‘The Mighty Ducks’ Movies Taught Me How to Survive a Pandemic
I’ve found an unavoidable kinship with the Ducks. It could be, at least in my estimation, a quintessentially black American story.
immunocompromisedpreexisting lung conditionsdisproportionately affects people over sixty
I love you
And have you been taking your medication
Well, why not?
I couldn’t afford it
W-what we can afford doesn’t matter. What can you do for her ,
Hey,We have an HBO GO free trial for five more days.
MotocrossedRemember the TitansThe Mighty Ducks.
The Mighty Ducks
I’ve tempted fate and emerged victorious
Leah Johnson is a 2021 Lambda Literary Emerging Writers Fellow whose work has been published in BuzzFeed, Cosmo, Catapult, and Teen Vogue among others. Her debut YA novel, YOU SHOULD SEE ME IN A CROWN was the inaugural Reese's Book Club YA pick and named a best book of the year by Marie Claire, Kirkus, and Publishers Weekly. Her sophomore novel, RISE TO THE SUN, is due out in 2021.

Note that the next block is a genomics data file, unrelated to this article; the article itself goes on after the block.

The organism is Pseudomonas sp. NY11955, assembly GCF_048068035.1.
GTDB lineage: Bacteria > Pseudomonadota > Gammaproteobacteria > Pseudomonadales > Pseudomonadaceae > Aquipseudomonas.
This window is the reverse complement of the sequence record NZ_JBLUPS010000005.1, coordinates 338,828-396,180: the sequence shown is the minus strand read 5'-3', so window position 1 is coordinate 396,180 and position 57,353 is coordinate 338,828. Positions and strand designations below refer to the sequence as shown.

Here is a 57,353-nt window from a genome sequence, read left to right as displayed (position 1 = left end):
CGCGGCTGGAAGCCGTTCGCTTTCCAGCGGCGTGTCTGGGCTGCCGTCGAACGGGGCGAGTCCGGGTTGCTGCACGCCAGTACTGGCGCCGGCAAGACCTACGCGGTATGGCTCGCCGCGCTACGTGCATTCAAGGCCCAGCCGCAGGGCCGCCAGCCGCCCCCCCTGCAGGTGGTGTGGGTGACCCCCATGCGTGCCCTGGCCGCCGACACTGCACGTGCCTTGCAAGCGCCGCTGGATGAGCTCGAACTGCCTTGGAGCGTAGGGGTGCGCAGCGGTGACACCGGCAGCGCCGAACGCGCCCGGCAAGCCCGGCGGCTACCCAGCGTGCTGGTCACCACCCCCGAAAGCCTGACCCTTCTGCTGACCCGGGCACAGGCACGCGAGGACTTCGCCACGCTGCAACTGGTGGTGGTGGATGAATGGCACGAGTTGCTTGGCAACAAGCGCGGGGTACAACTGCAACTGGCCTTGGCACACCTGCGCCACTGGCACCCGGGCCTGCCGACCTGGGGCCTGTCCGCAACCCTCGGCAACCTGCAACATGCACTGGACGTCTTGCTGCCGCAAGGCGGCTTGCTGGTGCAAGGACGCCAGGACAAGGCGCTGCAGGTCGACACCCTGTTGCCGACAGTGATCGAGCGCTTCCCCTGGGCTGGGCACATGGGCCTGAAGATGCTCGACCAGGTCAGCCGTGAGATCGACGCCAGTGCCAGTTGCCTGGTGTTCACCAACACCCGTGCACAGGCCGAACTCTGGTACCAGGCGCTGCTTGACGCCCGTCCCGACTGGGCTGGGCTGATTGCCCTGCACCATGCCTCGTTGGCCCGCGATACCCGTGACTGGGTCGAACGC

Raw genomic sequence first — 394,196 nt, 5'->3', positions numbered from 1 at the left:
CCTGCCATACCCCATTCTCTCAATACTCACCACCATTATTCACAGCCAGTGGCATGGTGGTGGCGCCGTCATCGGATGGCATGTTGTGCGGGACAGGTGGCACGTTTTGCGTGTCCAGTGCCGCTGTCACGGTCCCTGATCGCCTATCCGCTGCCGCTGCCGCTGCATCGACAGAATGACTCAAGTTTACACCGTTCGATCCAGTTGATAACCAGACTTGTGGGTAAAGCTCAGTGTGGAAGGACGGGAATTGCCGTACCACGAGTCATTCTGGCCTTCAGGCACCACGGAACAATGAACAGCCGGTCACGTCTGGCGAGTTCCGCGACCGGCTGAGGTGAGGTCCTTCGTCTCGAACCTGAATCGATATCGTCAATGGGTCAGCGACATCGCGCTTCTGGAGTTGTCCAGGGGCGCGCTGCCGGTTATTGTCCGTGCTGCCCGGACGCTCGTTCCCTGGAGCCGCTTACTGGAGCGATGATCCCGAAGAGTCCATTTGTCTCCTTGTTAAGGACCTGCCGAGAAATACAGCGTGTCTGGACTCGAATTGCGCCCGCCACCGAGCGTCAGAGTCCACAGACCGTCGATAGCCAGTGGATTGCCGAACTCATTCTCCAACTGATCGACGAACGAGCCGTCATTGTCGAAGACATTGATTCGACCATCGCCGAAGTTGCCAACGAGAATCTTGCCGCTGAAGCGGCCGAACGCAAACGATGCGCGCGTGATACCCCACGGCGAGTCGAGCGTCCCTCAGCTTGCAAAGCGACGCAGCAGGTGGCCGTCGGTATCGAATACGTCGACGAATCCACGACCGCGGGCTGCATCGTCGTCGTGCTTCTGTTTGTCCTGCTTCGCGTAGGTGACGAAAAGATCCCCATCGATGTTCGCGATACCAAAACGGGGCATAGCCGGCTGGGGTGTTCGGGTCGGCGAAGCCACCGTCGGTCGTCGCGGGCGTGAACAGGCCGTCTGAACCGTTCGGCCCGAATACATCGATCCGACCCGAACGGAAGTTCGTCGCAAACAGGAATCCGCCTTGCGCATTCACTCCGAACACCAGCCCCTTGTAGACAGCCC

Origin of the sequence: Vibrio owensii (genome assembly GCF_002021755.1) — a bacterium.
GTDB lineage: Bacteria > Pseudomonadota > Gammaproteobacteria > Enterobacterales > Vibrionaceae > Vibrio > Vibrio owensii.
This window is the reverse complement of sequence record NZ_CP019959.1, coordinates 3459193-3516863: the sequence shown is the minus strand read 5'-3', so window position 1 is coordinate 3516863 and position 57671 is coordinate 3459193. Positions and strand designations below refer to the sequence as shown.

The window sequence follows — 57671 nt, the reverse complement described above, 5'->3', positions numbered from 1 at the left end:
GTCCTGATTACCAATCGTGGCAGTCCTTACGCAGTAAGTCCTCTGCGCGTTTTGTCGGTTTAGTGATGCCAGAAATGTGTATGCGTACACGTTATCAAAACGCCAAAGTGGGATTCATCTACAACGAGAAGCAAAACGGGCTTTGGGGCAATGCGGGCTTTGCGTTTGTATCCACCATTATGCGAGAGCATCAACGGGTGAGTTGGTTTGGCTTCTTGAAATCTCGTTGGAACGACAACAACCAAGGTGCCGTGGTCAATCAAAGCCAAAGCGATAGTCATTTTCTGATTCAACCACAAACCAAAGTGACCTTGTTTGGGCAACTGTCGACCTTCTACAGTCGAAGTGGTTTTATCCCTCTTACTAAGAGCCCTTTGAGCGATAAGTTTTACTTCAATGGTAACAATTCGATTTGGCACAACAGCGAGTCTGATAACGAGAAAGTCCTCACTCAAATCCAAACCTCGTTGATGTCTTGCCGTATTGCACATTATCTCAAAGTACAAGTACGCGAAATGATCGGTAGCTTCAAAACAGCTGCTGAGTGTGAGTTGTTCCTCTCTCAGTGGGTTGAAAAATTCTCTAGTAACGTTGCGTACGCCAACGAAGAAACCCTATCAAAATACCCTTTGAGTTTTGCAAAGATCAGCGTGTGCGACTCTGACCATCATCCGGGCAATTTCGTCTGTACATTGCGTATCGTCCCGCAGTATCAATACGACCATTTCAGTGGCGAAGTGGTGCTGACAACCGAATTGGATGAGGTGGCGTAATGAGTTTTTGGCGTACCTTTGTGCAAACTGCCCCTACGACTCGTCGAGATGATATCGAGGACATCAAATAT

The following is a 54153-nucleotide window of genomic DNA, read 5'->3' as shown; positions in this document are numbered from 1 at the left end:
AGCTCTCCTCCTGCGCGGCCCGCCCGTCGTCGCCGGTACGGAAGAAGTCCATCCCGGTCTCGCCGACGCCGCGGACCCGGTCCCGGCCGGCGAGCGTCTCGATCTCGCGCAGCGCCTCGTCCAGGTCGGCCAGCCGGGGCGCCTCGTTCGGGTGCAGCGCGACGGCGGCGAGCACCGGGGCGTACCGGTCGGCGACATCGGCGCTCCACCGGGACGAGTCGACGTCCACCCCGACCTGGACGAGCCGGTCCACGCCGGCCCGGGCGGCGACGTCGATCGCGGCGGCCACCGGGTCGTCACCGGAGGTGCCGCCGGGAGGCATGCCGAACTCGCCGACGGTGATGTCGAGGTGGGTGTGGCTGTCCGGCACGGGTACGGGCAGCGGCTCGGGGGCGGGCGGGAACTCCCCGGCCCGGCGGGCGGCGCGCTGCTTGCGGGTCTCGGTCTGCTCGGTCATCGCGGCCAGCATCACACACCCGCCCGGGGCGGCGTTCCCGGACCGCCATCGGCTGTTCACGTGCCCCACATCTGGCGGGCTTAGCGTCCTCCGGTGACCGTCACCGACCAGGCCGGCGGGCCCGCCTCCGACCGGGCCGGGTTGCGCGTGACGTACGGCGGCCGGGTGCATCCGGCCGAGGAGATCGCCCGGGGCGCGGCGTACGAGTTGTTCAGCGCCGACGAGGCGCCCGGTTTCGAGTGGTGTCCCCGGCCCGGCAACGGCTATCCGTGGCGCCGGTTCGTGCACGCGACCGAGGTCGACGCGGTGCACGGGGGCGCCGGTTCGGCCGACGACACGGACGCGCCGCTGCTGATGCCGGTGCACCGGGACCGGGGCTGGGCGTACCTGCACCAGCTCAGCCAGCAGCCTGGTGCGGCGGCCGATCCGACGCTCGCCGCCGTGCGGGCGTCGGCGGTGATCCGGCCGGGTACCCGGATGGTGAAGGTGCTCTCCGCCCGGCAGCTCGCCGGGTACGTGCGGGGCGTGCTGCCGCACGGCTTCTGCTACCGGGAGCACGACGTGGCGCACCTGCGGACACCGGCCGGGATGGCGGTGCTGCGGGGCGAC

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As part of our Social Media Week series, Leah Johnson writes about using social media to connect with her readers and how she engages online as a recreation rather than an obligation.
Leah Johnson interviews poet and classes instructor Angel Nafis on community, process, and writing in and outside of an MFA. (Even though advice is whack.)
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If we’re going to spend so much time with suicide in pop culture, I do believe we are owed an honest reckoning with what ideation is, as well as depictions that are truthful rather than dangerous.
I think now, what is life if not a rather ridiculous, fumbling, histrionic, financially ruinous, unwieldy thing?
What is lost in a story that chooses to make Brandy a princess and Whitney Houston a fairy godmother despite their Blackness, not because of it?